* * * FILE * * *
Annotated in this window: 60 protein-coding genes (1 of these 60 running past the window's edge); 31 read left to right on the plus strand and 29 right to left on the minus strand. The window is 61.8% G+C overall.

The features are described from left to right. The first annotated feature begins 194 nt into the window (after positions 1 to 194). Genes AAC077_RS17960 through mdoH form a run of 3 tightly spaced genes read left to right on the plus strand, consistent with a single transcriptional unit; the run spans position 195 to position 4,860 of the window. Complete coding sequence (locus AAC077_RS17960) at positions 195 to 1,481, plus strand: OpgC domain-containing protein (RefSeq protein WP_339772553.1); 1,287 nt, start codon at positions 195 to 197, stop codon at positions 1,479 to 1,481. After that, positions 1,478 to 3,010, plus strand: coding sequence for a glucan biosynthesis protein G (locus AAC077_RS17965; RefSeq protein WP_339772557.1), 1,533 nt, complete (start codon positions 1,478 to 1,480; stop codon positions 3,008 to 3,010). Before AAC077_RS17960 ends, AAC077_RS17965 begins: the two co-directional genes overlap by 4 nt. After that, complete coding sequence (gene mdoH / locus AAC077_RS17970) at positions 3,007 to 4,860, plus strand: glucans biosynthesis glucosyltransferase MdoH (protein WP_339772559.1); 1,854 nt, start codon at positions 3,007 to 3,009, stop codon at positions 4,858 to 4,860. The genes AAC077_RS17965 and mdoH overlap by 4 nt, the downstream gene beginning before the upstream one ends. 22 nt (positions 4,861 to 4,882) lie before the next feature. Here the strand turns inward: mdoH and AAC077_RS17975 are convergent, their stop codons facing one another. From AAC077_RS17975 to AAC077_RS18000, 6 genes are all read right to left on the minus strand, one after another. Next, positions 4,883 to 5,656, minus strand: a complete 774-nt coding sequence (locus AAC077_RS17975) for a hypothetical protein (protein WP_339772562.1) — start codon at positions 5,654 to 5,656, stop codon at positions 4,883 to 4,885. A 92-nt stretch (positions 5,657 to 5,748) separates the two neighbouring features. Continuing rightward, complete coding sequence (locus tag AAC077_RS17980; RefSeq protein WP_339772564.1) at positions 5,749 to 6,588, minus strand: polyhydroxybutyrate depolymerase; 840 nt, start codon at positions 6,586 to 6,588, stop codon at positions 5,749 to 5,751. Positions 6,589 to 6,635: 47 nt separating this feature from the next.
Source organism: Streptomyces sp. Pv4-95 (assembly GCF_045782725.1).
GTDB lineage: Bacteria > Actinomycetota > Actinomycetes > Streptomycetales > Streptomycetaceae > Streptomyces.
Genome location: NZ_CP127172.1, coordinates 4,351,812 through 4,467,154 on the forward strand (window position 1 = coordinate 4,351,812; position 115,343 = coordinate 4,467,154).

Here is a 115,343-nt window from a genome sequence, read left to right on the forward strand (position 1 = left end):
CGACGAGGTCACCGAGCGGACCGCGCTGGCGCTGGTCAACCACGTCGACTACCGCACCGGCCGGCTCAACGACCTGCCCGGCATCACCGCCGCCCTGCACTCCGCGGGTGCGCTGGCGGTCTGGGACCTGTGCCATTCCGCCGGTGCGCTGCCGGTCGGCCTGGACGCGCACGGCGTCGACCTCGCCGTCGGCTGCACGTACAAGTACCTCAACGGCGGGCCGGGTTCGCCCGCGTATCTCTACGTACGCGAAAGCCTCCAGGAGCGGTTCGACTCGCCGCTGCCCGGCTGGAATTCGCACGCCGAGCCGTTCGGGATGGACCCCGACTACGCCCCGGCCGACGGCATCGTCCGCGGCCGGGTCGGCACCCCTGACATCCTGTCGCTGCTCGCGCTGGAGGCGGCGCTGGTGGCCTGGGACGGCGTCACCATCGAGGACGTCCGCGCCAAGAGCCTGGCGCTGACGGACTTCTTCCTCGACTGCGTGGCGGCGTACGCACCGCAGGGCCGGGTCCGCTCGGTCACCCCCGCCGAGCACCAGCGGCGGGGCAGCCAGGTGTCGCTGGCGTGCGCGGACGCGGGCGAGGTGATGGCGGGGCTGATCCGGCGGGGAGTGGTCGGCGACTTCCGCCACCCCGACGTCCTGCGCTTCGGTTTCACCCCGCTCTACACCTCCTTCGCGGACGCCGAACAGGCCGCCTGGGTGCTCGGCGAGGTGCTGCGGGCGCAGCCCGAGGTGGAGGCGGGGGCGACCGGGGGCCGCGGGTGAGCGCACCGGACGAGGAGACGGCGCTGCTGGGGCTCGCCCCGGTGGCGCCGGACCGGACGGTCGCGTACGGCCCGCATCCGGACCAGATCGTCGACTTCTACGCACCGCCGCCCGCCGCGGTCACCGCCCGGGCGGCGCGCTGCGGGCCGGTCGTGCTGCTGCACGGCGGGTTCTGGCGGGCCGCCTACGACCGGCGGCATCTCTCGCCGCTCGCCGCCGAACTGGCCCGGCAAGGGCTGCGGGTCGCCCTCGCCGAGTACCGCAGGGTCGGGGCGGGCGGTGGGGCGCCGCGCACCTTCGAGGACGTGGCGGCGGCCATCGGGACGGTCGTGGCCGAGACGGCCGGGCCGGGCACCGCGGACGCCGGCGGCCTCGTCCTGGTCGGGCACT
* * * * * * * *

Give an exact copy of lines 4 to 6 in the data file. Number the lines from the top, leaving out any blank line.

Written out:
GTDB lineage: Bacteria > Actinomycetota > Actinomycetes > Streptomycetales > Streptomycetaceae > Streptomyces.
Genome location: NZ_CP127172.1, coordinates 4,351,812 through 4,467,154 on the forward strand (window position 1 = coordinate 4,351,812; position 115,343 = coordinate 4,467,154).

Here is a 115,343-nt window from a genome sequence, read left to right on the forward strand (position 1 = left end):